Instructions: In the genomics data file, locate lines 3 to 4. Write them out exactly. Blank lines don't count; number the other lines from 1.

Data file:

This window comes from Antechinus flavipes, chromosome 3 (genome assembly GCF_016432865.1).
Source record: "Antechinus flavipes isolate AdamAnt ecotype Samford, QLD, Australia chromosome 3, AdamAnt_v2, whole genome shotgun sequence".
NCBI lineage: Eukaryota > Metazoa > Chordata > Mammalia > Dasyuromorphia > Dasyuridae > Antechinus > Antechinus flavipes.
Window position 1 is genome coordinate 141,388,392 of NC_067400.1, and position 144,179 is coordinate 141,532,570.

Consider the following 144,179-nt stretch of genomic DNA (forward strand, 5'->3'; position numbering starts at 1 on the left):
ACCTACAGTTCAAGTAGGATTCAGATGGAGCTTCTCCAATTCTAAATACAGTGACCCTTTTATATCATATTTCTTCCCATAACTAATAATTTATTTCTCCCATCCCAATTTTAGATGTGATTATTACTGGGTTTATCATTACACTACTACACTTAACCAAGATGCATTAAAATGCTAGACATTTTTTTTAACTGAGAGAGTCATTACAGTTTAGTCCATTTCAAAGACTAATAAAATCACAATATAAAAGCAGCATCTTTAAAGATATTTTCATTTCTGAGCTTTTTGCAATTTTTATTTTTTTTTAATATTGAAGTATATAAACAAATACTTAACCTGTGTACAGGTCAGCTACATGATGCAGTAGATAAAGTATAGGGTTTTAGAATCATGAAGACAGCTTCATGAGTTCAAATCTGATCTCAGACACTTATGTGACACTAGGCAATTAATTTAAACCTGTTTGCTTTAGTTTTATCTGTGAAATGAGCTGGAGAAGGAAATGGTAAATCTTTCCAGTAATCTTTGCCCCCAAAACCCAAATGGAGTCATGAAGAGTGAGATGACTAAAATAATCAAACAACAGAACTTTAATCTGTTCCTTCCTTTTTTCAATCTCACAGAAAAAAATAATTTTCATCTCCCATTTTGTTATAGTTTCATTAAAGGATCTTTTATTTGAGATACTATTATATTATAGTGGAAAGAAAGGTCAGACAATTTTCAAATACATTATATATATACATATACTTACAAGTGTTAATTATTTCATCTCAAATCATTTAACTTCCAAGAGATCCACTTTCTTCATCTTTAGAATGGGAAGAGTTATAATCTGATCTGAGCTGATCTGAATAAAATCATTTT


NCBI lineage: Eukaryota > Metazoa > Chordata > Mammalia > Dasyuromorphia > Dasyuridae > Antechinus > Antechinus flavipes.
Window position 1 is genome coordinate 141,388,392 of NC_067400.1, and position 144,179 is coordinate 141,532,570.